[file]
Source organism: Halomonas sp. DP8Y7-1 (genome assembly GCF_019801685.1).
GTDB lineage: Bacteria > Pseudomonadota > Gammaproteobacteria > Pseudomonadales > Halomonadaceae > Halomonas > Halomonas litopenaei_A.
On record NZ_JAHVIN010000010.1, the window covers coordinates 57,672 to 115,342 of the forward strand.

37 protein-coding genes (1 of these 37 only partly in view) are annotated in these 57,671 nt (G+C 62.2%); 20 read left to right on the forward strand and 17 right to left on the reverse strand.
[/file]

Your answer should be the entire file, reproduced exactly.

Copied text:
Source organism: Halomonas sp. DP8Y7-1 (genome assembly GCF_019801685.1).
GTDB lineage: Bacteria > Pseudomonadota > Gammaproteobacteria > Pseudomonadales > Halomonadaceae > Halomonas > Halomonas litopenaei_A.
On record NZ_JAHVIN010000010.1, the window covers coordinates 57,672 to 115,342 of the forward strand.

37 protein-coding genes (1 of these 37 only partly in view) are annotated in these 57,671 nt (G+C 62.2%); 20 read left to right on the forward strand and 17 right to left on the reverse strand.